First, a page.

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The video above is very good for the most part. You should watch it.

I’ve noticed more and more that the Facebook reach of posts on the pages that I manage, keeps getting smaller and smaller. On the Higher Things page we have just under 4,400 Likes. The average organic Facebook reach on the page is around 800 people. That’s less than 20% of people who have actively indicated that they like our content who actually see it. It is basically the same with the other pages that I manage. What’s up with that?

To be fair, Facebook posting on behalf of an organization is a giant marketing game. Pick the right times to post to maximize people that see it. Write engaging content so that people interact with it and it gets passed on to their friends who might not like your page. Not to mention Facebook making it even harder by weighing different types of posts differently. Pictures and plain text posts tend to get the most love from Facebook and appear in the most feeds.

While pictures might engage the user more, I can post the exact same thing that includes a link and if I don’t have the link embedded in the post it reaches a greater number of people than if the link is embedded. It’s about 12% more of the people who like the page.

I don’t think the trend among personal friends is that bad (yet!). If you make sure your feed shows you the most recent posts and you have selected to see all updates on a friend by friend basis you can still see most if not all of your friends posts if you so desire. But, as the video mentions, you can also pay to promote your own personal posts posts. So, who knows how long that will be the case.

I think my friend Stan touches on part of the problem in this post about the Demise of Posterous. When Facebook was created, it was really cool. But it didn’t have any way to make money to support it. They’ve tried to incorporate ways to make money by introducing ads and providing user’s information to companies to target ads toward them. They’ve allowed Pages to send ads targeted at specific groups of people. They allow users to pay to send gifts to people and other small strategies here and there. But none of it seems to work as well as they would like. The pressure to make money increased when Facebook became a publicly traded company.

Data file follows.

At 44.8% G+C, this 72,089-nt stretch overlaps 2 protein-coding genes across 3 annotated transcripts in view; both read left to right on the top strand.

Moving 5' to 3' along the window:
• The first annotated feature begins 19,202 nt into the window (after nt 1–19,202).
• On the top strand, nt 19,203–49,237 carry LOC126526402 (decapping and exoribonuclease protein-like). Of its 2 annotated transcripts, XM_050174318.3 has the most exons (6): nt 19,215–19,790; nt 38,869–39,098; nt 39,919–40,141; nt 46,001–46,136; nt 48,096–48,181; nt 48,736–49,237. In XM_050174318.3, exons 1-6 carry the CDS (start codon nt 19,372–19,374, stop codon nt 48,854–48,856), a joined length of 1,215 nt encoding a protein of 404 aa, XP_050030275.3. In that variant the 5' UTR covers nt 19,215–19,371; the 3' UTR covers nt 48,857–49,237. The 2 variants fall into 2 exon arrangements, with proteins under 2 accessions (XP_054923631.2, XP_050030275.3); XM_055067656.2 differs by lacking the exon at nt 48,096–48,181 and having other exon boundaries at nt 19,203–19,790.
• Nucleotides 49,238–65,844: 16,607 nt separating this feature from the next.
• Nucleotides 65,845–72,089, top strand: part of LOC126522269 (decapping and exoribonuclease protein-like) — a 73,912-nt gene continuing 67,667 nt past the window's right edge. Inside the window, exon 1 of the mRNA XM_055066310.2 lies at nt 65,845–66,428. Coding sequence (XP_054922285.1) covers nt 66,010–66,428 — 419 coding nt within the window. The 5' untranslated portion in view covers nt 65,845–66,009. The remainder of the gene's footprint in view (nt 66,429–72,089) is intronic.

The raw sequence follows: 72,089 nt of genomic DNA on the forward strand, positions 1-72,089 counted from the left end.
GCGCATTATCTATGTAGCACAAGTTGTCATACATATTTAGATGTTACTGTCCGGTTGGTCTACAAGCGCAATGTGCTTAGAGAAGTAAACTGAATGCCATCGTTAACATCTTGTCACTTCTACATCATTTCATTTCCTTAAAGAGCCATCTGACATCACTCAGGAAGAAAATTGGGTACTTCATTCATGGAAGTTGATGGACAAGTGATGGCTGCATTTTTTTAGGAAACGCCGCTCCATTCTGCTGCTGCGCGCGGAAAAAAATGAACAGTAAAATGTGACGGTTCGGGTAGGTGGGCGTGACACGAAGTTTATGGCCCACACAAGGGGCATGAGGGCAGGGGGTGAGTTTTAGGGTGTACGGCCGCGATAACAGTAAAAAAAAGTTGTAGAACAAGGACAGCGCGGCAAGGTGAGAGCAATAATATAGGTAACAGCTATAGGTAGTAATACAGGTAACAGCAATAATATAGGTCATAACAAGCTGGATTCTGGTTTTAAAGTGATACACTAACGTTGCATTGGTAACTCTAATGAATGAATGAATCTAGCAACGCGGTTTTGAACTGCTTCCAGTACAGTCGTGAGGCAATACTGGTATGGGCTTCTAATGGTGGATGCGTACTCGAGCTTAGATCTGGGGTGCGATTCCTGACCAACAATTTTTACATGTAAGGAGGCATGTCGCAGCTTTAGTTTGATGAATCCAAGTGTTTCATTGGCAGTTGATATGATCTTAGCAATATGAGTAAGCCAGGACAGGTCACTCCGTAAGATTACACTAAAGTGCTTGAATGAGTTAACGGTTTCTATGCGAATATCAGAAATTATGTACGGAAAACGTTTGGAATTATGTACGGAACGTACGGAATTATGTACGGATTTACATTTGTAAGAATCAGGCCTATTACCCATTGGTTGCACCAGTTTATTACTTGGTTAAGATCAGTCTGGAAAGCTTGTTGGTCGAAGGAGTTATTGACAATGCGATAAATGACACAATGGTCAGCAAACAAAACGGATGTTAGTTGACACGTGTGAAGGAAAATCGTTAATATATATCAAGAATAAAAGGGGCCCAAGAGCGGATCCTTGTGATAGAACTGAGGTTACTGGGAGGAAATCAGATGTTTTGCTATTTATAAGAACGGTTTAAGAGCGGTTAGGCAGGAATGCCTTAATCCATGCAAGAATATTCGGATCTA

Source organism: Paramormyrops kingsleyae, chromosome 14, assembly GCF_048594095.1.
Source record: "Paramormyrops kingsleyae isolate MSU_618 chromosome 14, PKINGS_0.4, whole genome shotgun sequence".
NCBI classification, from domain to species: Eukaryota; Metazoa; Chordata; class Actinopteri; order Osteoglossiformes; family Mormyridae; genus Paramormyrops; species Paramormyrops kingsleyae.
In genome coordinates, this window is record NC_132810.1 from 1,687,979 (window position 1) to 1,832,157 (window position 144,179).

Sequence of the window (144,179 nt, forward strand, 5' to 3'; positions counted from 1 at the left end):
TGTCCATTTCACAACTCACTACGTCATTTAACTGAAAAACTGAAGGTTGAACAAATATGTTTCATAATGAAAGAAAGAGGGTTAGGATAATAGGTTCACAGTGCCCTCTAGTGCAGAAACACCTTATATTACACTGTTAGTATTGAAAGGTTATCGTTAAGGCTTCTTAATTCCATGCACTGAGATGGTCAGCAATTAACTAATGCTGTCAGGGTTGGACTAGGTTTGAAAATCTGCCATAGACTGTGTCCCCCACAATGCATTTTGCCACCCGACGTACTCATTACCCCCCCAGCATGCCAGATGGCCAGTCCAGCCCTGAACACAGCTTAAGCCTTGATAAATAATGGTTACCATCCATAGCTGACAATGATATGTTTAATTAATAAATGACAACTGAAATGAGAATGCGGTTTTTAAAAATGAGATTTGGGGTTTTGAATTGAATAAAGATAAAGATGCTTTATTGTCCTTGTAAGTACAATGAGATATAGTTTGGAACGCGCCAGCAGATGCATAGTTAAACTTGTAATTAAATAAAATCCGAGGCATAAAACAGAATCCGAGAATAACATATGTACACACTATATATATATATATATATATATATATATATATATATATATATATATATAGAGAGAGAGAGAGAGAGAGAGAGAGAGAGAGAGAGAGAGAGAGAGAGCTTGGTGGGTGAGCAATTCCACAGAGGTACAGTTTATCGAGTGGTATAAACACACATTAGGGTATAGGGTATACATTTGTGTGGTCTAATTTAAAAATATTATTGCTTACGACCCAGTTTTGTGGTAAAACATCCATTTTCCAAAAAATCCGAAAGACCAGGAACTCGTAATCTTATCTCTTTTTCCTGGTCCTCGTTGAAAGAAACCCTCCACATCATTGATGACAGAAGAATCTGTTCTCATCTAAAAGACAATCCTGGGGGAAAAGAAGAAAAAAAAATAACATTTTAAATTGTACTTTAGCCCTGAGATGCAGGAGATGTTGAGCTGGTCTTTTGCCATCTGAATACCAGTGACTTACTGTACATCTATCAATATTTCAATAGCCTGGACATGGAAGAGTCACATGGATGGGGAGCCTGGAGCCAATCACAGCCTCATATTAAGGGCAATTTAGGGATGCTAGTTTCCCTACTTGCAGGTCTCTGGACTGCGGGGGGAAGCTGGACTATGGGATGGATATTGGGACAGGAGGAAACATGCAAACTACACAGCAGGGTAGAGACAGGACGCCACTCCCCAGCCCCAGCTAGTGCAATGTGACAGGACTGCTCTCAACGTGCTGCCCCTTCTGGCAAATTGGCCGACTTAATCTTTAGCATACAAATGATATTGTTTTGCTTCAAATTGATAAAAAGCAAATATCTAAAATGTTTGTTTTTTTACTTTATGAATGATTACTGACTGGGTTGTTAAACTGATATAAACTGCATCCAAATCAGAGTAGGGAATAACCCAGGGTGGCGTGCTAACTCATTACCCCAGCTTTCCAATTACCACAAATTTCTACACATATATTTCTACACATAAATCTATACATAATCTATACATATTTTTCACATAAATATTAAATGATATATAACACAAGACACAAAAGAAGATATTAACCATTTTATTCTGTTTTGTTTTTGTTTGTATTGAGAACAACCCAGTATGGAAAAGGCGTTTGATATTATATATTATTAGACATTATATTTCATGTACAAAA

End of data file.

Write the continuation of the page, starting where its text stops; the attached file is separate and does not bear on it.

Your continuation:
So what do we, the Facebook users, do?

I think it will come down to one of two things:

1. The users revert to using Facebook the way I did before the introduction of the News Feed (introduced late-2006). I actively went to my friends profile pages to see new posts on their Wall. So we can still actively go to someone’s or some company’s Timeline and see everything that they post. This will leave lots of advertisers out of luck though.

2. (and perhaps the most likely) we find other places to keep in contact with our friends, family and favorite organizations. The decline in Facebook usage among high school students today should be very telling. Facebook isn’t cool anymore. It’s where teen’s parents and grandparents are. It’s where they are subjected to cat pictures, political arguments and advertisements. So, what I think will happen is that people will leave Facebook and go to other social media sites like Twitter, Tumblr, or Instagram where posts aren’t filtered (yet) by the service effectively telling their users what they want to see.

Recently. I have seen myself spending more time and posting on Twitter. (@jonkohlmeier) It will be interesting to see where this next age of social media takes us.

What are your thoughts? Is there any hope left for Facebook, or are we in the early stages of watching it kill itself?